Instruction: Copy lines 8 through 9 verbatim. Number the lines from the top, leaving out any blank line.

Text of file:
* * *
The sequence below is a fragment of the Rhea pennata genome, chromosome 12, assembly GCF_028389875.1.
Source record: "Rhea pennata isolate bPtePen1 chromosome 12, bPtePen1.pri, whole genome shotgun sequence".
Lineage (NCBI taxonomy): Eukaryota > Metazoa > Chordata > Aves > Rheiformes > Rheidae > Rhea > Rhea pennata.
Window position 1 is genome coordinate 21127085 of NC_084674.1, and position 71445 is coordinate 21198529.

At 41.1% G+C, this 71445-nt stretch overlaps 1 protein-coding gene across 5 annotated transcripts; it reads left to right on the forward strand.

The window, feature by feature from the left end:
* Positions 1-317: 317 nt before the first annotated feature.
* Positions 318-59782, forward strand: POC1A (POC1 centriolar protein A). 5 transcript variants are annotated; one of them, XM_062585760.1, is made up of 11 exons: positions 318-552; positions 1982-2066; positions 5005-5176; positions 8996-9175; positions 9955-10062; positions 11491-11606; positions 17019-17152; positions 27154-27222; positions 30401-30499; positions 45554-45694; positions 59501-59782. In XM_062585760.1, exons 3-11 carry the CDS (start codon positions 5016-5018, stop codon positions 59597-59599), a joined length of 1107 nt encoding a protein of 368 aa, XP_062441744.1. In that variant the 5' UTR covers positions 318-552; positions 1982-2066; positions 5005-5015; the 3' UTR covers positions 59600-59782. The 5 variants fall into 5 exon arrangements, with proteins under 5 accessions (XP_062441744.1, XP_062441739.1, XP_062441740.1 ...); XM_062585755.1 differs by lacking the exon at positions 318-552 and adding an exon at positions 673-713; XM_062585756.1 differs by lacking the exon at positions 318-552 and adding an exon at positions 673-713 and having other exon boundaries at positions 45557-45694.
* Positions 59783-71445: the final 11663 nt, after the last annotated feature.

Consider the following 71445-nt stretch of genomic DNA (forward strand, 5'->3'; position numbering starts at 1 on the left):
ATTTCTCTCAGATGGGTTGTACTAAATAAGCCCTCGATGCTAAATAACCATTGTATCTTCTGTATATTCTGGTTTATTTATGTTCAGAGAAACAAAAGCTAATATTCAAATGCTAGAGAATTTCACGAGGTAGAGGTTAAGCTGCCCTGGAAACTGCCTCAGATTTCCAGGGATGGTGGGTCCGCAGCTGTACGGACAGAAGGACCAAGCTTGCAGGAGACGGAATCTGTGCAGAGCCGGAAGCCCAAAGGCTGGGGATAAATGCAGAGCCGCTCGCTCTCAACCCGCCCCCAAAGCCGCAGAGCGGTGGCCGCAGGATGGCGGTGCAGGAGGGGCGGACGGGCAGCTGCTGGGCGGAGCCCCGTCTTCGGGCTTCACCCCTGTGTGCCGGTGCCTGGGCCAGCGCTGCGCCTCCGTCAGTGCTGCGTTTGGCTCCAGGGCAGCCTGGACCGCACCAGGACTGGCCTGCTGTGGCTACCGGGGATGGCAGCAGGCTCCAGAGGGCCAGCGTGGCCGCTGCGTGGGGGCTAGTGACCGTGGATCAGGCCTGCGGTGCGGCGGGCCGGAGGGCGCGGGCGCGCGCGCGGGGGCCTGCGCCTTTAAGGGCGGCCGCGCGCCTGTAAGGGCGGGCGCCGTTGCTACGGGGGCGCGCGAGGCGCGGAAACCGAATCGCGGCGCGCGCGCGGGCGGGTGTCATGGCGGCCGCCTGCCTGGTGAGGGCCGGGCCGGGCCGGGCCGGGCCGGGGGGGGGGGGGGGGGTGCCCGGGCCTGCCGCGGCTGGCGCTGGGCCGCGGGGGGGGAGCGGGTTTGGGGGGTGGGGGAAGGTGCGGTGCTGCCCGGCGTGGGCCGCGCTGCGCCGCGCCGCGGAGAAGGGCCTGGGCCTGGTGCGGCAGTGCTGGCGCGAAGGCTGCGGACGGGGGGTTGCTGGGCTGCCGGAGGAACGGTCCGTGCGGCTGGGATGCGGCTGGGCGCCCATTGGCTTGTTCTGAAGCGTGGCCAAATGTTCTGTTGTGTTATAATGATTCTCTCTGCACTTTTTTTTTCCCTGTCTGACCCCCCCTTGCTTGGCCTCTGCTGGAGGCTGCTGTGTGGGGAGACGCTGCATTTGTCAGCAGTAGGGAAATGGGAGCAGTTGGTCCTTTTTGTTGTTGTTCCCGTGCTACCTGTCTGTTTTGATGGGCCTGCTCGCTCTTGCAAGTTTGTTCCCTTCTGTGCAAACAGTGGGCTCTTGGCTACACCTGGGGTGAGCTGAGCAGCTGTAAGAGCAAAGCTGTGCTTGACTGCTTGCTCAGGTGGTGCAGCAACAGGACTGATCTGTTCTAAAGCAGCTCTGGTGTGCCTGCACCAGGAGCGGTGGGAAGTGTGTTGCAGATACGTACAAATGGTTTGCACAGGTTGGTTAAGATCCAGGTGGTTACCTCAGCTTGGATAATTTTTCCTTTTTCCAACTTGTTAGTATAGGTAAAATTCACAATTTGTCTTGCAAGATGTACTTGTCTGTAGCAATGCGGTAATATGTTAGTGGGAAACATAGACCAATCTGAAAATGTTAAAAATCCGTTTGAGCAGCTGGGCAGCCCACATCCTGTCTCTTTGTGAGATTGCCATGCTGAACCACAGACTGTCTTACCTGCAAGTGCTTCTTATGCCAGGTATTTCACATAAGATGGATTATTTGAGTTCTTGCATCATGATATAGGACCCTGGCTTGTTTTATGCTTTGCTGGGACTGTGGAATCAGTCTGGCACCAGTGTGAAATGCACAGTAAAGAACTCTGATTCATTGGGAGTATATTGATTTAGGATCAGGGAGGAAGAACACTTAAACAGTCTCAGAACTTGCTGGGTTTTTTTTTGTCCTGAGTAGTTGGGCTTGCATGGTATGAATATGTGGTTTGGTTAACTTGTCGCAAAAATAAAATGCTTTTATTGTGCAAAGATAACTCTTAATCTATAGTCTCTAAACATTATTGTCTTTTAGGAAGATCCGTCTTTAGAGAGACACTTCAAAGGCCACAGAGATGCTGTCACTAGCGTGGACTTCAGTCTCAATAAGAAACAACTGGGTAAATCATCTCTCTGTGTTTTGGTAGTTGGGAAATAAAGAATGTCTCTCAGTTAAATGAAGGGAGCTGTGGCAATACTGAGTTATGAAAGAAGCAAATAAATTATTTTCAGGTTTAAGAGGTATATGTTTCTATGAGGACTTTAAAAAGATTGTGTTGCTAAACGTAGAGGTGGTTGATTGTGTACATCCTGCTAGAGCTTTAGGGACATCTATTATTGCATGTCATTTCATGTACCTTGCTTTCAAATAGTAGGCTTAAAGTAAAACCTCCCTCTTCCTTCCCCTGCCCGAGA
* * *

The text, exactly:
* Positions 318-59782, forward strand: POC1A (POC1 centriolar protein A). 5 transcript variants are annotated; one of them, XM_062585760.1, is made up of 11 exons: positions 318-552; positions 1982-2066; positions 5005-5176; positions 8996-9175; positions 9955-10062; positions 11491-11606; positions 17019-17152; positions 27154-27222; positions 30401-30499; positions 45554-45694; positions 59501-59782. In XM_062585760.1, exons 3-11 carry the CDS (start codon positions 5016-5018, stop codon positions 59597-59599), a joined length of 1107 nt encoding a protein of 368 aa, XP_062441744.1. In that variant the 5' UTR covers positions 318-552; positions 1982-2066; positions 5005-5015; the 3' UTR covers positions 59600-59782. The 5 variants fall into 5 exon arrangements, with proteins under 5 accessions (XP_062441744.1, XP_062441739.1, XP_062441740.1 ...); XM_062585755.1 differs by lacking the exon at positions 318-552 and adding an exon at positions 673-713; XM_062585756.1 differs by lacking the exon at positions 318-552 and adding an exon at positions 673-713 and having other exon boundaries at positions 45557-45694.
* Positions 59783-71445: the final 11663 nt, after the last annotated feature.